Setsubun ‘Devils out, happiness in’

Hello fellow readers, have you ever heard of Setsubun?

This is my first time celebrating the Setsubun festival in Japan and I felt so excited because my language school sensei had brought us (the foreign students) to the shrine to experience this special traditional event.

Setsubun is actually one of the traditional Japanese festivals held on the 3rd or 4th of February (one day before the start of spring according to the Japanese lunar calendar).

The name Setsubun(節分) literally means ‘seasonal division’ and sometimes people will called it Risshun(立春) because it is associated with the Lunar New Year.

The tradition of the Setsubun celebration began many centuries ago and although it is not a national holiday, people will still celebrate this traditional festival.

How do Japanese celebrate Setsubun?

During Setsubun day, Japananese  perform special rituals with the purpose of chasing away evil spirits of the former year at the start of spring. And the following two rituals are the most common.

Ritual no 1:

 Mamemaki (Bean scattering)

This is the most common Setsubun ritual, throwing roasted beans around one’s house/ temples/ shrines. 

IMG_9181_meitu_3Akasaka Hie Jinja shrine is one of the shrines in Tokyo where you can experience the Mamemaki.

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As mentioned, although it is not a national holiday, the crowd was….
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Everyone is putting their hands up to catch the lucky roasted beans ( ^▽^)σ)~O~)
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Wow the crowd was crazy!

By throwing the roasted beans, the evil spirits and the seeds of misfortune will be driven away and this will bring good fortune and luck to the family.

When throwing the beans, you are supposed to shout ‘Oni wa soto! Fuku wa uchi!’ which means ‘Devils out, happiness in’.

After that, you should pick up the beans and eat the number of beans which corresponds to your age.

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Look!!! I’m lucky enough to catch these roasted beans (ノ◕ヮ◕)ノ*:・゚✧ HOORAY!
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I am gonna eat all these roasted beans tonight ! Just joking! I will only eat the amount that corresponds to my age (▰˘◡˘▰)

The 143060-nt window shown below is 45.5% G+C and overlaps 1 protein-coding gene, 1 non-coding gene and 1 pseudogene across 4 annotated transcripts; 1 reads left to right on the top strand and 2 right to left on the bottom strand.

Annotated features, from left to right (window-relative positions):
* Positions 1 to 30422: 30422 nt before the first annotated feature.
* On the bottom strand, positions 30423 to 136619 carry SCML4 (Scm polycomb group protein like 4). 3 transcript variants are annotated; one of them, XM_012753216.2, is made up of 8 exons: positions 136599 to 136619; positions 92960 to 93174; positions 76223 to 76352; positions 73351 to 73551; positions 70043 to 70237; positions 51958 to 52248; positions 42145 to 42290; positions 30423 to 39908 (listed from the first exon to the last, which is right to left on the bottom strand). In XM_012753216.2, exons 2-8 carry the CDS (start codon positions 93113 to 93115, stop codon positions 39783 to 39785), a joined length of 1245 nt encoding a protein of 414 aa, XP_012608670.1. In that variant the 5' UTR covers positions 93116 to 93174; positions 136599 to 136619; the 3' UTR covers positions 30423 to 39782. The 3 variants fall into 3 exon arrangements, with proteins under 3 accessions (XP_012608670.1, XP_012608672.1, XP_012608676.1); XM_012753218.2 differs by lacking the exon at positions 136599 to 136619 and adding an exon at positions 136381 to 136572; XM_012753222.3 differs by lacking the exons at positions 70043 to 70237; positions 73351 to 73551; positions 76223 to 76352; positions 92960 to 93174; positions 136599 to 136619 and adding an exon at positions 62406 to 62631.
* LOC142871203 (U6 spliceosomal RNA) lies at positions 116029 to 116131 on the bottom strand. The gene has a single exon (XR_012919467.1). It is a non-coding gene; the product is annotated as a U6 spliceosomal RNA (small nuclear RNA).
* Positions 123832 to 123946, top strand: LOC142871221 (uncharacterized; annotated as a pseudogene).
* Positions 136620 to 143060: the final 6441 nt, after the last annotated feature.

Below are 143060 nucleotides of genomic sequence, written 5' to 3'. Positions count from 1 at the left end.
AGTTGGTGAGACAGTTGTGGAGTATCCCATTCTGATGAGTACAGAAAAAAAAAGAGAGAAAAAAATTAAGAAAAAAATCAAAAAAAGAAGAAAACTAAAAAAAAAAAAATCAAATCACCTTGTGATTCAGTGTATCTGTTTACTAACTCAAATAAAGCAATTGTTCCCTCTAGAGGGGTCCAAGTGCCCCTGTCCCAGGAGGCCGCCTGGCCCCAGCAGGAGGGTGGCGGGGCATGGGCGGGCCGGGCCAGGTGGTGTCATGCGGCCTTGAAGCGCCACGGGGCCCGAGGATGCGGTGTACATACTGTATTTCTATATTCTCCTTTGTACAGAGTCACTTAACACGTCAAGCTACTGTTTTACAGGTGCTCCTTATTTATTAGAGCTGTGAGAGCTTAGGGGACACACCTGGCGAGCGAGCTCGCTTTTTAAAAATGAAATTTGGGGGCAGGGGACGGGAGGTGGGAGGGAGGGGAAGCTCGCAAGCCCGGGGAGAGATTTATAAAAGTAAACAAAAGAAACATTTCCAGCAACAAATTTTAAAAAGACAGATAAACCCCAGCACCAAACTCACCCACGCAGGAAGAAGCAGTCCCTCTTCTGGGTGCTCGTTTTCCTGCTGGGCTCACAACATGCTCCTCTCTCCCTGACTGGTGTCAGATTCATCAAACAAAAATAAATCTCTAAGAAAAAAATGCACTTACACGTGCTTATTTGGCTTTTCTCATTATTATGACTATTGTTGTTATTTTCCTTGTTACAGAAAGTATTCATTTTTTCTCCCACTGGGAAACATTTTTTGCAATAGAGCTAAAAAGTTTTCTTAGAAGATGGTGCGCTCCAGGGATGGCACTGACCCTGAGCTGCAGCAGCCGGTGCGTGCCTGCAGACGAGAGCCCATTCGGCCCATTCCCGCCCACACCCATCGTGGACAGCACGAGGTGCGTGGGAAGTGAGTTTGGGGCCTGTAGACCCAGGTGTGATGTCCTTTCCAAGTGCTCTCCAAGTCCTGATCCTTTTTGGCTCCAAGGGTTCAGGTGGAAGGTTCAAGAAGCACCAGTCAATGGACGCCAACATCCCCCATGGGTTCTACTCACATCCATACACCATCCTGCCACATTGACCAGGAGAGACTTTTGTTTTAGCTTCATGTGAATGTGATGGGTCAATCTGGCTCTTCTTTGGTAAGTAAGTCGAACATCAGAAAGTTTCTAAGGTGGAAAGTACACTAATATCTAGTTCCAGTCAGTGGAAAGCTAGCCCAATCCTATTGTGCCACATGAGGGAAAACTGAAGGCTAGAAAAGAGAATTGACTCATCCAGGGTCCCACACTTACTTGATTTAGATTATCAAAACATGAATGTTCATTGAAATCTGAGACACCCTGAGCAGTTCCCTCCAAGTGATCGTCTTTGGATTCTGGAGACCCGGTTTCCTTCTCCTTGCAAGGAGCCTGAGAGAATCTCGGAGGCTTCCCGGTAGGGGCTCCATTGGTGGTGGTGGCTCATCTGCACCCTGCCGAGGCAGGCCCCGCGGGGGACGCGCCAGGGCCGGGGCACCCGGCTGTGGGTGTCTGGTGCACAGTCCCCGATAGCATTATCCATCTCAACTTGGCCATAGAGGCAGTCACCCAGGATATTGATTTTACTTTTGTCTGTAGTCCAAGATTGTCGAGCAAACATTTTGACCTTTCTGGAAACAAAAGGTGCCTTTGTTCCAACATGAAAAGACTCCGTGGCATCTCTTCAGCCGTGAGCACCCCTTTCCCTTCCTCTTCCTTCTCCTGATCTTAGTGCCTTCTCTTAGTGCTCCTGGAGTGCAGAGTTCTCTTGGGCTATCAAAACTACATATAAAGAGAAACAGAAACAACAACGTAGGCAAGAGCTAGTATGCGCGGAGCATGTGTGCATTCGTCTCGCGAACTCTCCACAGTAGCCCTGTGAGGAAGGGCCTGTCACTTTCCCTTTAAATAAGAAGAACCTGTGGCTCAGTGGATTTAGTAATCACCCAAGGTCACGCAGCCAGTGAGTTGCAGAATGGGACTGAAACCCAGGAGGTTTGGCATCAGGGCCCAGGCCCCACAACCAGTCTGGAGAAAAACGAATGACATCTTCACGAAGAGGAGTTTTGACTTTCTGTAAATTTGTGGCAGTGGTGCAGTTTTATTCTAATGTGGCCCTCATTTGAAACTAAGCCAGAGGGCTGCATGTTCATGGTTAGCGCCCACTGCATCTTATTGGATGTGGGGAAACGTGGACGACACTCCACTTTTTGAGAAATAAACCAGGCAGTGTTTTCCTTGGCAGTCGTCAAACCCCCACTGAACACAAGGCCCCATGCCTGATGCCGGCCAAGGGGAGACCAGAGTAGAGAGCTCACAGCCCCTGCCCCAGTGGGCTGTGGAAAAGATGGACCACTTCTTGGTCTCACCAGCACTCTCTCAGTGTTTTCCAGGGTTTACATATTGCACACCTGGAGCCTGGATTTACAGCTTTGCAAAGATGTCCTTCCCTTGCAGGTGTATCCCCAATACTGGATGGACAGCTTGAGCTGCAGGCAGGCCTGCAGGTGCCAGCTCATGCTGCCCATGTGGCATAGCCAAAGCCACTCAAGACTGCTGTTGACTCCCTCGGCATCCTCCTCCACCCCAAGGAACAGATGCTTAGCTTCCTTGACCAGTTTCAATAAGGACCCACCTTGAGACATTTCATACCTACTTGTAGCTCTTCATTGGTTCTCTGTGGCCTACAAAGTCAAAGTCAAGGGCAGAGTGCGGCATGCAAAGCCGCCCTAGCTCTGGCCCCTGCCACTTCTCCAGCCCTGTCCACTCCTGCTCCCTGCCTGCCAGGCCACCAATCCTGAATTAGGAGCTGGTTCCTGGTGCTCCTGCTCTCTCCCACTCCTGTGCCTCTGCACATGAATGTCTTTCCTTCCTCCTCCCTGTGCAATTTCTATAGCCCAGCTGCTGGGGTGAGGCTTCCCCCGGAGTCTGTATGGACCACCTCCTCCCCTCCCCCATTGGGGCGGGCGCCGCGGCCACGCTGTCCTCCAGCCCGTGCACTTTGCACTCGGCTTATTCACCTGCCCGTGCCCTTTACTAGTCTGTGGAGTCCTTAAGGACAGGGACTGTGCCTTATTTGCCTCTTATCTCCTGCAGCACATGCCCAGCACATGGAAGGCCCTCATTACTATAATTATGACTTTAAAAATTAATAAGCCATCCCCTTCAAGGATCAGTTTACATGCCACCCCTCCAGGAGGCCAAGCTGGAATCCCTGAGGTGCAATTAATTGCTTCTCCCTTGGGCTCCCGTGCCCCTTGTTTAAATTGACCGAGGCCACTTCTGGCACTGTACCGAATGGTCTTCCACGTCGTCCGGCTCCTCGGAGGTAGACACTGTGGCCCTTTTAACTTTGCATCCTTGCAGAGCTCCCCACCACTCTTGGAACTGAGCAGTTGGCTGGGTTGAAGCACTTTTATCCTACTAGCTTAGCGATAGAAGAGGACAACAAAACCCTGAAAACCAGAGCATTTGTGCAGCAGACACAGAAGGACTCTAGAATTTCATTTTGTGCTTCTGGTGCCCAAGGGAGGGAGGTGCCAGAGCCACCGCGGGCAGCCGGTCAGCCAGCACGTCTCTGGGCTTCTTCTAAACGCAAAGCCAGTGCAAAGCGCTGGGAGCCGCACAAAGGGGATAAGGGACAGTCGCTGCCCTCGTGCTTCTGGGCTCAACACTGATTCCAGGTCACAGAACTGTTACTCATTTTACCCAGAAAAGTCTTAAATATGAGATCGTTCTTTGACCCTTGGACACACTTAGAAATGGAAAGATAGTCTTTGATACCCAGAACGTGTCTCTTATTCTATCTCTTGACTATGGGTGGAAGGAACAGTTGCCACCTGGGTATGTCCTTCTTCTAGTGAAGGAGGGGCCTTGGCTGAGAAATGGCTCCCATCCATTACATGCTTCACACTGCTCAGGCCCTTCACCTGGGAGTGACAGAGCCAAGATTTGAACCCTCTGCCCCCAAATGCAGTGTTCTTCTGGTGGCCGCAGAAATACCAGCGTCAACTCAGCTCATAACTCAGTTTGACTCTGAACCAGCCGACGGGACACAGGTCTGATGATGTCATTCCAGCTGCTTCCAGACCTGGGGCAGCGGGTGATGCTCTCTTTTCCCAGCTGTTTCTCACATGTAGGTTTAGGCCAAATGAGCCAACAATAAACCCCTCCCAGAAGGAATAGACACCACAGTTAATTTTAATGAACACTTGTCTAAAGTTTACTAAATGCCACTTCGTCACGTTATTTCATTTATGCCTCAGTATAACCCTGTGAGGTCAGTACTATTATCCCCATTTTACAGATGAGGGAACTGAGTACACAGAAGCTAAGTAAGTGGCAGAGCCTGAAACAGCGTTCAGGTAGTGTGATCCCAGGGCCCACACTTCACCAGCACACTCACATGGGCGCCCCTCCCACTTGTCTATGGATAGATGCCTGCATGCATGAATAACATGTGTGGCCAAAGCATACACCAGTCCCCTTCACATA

The most interesting part about Mamemaki is that in households across Japan, some of the parents will put on an oni (demon) mask to scare the kids. The kids will then throw beans at them to scare them away!

I think this cool ritual can only be found in  Japan ★~(◡﹏◕✿)

FullSizeRender_1Maybe I should get ready some roasted beans to throw at home ^o^ LOL

Ritual no 2:

Ehoumaki (Lucky direction roll)

Ehoumaki (恵方巻き) means ‘lucky direction roll’. It is a special kind of sushi roll.

The name of it comes from the tradition of eating it facing the Ehou (the lucky direction).

The lucky direction for Setsubun is different for each year.

And this year (2016), the Ehou is South-South-East. (Get ready your compass! hehe)

Japanese believe that your dream will come true if on the evening of Setsubun you are able to eat the entire Ehoumaki sushi roll while facing the year’s direction (South-South-East).

And most importantly, when eating the sushi roll, you must concentrate on what you want to accomplish after this spring, and do not talk until you have finished!

Besides, good fortune will be rolled in. Hence, do not cut the sushi roll with knife, because  cutting the roll will cut off the good human relations. Eat the whole roll in one piece!

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Ehoumaki is being sold at every convenience store
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Ehoumaki~ Remember to keep silent when you eat this roll!

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Oh besides the sushi roll, I found this cute ‘oni’ demon bread too (ミ ̄ー ̄ミ)

That is all about Setsubun! I hope you enjoyed reading and enjoy celebrating Setsubun!

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